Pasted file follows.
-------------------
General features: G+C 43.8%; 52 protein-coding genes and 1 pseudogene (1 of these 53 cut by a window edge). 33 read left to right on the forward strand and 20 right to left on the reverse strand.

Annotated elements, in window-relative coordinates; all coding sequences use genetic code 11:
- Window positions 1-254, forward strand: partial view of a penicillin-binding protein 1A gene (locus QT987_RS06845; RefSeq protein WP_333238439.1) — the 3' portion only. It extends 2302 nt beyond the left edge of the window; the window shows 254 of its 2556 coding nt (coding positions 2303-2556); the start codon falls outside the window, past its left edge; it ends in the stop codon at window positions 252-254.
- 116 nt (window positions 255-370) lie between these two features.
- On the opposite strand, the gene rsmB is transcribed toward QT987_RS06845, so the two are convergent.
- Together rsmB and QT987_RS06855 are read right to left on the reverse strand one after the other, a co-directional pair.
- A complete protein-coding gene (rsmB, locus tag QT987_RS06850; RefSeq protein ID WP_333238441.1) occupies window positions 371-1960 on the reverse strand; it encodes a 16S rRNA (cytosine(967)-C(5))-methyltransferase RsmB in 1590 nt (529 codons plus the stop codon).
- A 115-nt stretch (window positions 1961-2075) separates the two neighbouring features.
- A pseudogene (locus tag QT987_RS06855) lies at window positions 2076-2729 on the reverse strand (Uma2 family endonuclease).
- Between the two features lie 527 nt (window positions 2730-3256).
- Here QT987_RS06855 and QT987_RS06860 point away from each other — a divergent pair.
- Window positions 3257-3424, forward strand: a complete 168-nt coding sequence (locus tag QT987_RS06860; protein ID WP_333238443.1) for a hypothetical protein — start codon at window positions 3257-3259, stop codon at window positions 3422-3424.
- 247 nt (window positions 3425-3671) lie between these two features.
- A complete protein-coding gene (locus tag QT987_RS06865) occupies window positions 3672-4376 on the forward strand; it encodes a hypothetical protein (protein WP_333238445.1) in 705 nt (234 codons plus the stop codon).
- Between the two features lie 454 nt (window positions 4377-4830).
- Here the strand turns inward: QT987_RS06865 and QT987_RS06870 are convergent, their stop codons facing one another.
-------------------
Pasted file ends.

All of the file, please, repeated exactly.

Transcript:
General features: G+C 43.8%; 52 protein-coding genes and 1 pseudogene (1 of these 53 cut by a window edge). 33 read left to right on the forward strand and 20 right to left on the reverse strand.

Annotated elements, in window-relative coordinates; all coding sequences use genetic code 11:
- Window positions 1-254, forward strand: partial view of a penicillin-binding protein 1A gene (locus QT987_RS06845; RefSeq protein WP_333238439.1) — the 3' portion only. It extends 2302 nt beyond the left edge of the window; the window shows 254 of its 2556 coding nt (coding positions 2303-2556); the start codon falls outside the window, past its left edge; it ends in the stop codon at window positions 252-254.
- 116 nt (window positions 255-370) lie between these two features.
- On the opposite strand, the gene rsmB is transcribed toward QT987_RS06845, so the two are convergent.
- Together rsmB and QT987_RS06855 are read right to left on the reverse strand one after the other, a co-directional pair.
- A complete protein-coding gene (rsmB, locus tag QT987_RS06850; RefSeq protein ID WP_333238441.1) occupies window positions 371-1960 on the reverse strand; it encodes a 16S rRNA (cytosine(967)-C(5))-methyltransferase RsmB in 1590 nt (529 codons plus the stop codon).
- A 115-nt stretch (window positions 1961-2075) separates the two neighbouring features.
- A pseudogene (locus tag QT987_RS06855) lies at window positions 2076-2729 on the reverse strand (Uma2 family endonuclease).
- Between the two features lie 527 nt (window positions 2730-3256).
- Here QT987_RS06855 and QT987_RS06860 point away from each other — a divergent pair.
- Window positions 3257-3424, forward strand: a complete 168-nt coding sequence (locus tag QT987_RS06860; protein ID WP_333238443.1) for a hypothetical protein — start codon at window positions 3257-3259, stop codon at window positions 3422-3424.
- 247 nt (window positions 3425-3671) lie between these two features.
- A complete protein-coding gene (locus tag QT987_RS06865) occupies window positions 3672-4376 on the forward strand; it encodes a hypothetical protein (protein WP_333238445.1) in 705 nt (234 codons plus the stop codon).
- Between the two features lie 454 nt (window positions 4377-4830).
- Here the strand turns inward: QT987_RS06865 and QT987_RS06870 are convergent, their stop codons facing one another.